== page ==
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The Government confirms plans for a Single Enforcement Body in the UK

  • United Kingdom
  • Employment law


A vital component of the Government’s proposals to reform workers’ rights in the UK, through its 2018 Good Work Plan, was enhanced enforcement. The Government has now published a Response to Consultation and has confirmed that, as and when Parliamentary time allows, legislation will be brought forward for the creation of a Single Enforcement Body which will also deliver a significantly expanded remit.

Although it is likely to be some months yet before the new body is operational, the Response is a significant step and provides an opportunity for employers to review their operations and compliance before they face greater scrutiny and potential penalty. Particular  focus of the new Single Enforcement Body will be upon the most vulnerable, including modern slavery and supply chains, issues which affect certain sectors more than others. However, proactive enforcement in areas such as shortfalls in national minimum wage, holiday pay, sick pay and the rights of agency workers will prove significant for employers across the board.   


In July 2019 the “Good Work Plan: establishing a new Single Enforcement Body for employment rights” consultation was launched, to consider the case for such a body but also questions such as its core remit, how the new body might interact with other areas of enforcement, the approach to compliance and the powers the new body would need.

Currently, the three main UK enforcement bodies: the Employment Agency Standards Inspectorate (EAS), HM Revenue & Customs (HMRC) and the Gangmasters and Labour Abuse Authority (GLAA) operate separately. In recent years, these bodies have been increasingly active - for example, through HMRC’s pursuit of national minimum wage defaulters, the Government “naming and shaming” scheme and GLAA focus on Modern Slavery and abuses in supply chains. However, by bringing these bodies under a single umbrella, the Government’s aim is a more co-ordinated approach and a pooling of intelligence for targeted enforcement activity. New powers and sanctions are also intended to offer far greater flexibility in tackling a spectrum of non-compliance, from minor breaches to forced labour and serious or harmful cases.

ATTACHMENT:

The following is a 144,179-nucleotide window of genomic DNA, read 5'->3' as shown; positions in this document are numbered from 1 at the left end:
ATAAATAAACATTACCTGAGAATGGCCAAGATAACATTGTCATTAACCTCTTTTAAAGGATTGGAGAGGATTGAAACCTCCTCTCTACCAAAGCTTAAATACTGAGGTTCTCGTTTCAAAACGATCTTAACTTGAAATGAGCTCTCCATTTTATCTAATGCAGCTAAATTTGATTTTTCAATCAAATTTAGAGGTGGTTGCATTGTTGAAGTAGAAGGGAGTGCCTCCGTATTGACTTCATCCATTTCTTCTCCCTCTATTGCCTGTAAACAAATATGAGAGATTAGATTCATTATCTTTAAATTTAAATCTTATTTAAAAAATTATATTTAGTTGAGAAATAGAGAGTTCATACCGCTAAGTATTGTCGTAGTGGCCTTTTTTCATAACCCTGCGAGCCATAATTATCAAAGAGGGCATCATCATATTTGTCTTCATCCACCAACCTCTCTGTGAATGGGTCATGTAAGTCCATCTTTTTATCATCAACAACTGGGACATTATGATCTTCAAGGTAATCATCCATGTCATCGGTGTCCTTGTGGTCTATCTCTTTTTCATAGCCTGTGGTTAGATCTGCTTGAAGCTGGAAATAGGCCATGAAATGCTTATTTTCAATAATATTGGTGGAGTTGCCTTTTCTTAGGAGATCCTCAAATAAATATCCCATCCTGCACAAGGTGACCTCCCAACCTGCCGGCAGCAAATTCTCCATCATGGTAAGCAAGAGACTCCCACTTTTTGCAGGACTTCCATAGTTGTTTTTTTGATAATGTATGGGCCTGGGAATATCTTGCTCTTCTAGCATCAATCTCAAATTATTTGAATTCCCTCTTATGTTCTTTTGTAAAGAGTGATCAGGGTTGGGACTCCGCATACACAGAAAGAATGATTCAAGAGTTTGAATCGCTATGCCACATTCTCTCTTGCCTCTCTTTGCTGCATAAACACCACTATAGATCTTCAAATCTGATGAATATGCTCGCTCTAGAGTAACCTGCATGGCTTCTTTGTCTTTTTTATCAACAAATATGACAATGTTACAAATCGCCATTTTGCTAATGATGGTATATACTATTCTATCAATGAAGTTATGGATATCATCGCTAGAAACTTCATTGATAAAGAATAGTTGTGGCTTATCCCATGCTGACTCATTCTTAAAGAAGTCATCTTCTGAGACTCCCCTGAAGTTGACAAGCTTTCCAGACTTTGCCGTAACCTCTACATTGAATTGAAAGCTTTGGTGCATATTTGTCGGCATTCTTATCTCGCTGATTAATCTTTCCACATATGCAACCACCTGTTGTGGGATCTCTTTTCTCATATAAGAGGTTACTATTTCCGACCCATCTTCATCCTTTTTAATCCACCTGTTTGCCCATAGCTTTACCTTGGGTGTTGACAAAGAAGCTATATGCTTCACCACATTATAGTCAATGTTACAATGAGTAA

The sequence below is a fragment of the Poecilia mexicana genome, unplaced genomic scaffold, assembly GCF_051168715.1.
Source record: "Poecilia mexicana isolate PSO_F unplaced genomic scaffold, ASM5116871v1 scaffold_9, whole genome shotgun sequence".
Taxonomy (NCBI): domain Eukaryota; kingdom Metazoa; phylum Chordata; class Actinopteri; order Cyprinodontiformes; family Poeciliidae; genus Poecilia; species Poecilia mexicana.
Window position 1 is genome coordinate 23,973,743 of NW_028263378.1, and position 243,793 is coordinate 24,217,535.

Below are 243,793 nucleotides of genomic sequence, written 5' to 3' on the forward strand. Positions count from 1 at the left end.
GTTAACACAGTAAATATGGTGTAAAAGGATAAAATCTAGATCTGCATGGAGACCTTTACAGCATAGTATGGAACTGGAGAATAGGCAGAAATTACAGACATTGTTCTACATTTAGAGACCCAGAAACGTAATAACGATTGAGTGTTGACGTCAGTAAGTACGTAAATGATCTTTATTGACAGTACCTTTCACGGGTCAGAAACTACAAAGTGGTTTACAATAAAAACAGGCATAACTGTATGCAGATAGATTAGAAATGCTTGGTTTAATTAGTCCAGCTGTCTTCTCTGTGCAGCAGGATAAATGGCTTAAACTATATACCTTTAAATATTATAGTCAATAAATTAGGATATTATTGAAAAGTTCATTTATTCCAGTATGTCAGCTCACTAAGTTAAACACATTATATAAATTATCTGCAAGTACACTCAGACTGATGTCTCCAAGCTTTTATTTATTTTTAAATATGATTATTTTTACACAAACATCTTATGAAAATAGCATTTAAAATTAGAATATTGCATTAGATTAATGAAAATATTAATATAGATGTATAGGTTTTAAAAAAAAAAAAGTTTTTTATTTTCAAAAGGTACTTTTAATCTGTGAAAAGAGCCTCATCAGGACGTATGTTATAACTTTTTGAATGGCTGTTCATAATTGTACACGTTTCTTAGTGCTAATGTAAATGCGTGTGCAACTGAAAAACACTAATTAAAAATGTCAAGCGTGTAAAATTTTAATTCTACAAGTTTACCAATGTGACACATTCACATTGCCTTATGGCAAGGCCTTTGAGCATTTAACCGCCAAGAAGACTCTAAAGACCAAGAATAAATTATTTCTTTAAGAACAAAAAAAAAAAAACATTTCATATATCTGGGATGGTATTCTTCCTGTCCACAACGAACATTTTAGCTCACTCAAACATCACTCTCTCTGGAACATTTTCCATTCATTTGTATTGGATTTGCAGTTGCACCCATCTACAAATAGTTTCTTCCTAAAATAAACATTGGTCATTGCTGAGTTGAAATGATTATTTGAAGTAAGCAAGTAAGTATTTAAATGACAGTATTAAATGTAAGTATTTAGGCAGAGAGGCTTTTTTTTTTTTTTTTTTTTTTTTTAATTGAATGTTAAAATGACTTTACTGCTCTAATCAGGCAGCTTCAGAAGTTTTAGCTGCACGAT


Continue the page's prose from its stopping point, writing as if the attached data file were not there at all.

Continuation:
It is noteworthy also that the creation of a Single Enforcement Body is among other measures the Government is looking at to curb labour market abuses. For example, the garment sector has once more been highlighted as a sector of particular concern, following reports of serious problems in the industry. Options being examined going forwards include creating a Garment Trade Adjudicator to investigate companies’ supply chains, or extending the licencing scheme that currently operates in the agricultural sector (a step the Government has chosen not to pursue immediately).

Proposed authority of a new Single Enforcement Body

Under the proposals revealed in the Response and subject to Parliamentary approval in due course, the newly formed Single Enforcement Body will:

  • support employers to comply with the law, building on the compliance activity of the existing bodies
  • provide detailed technical guidance, as well as introduce a compliance notice system for lower harm breaches
  • be more effective at identifying non-compliance through better data use and analysis, as well as tackling the barriers that can prevent workers, third parties and employers from coming forward with information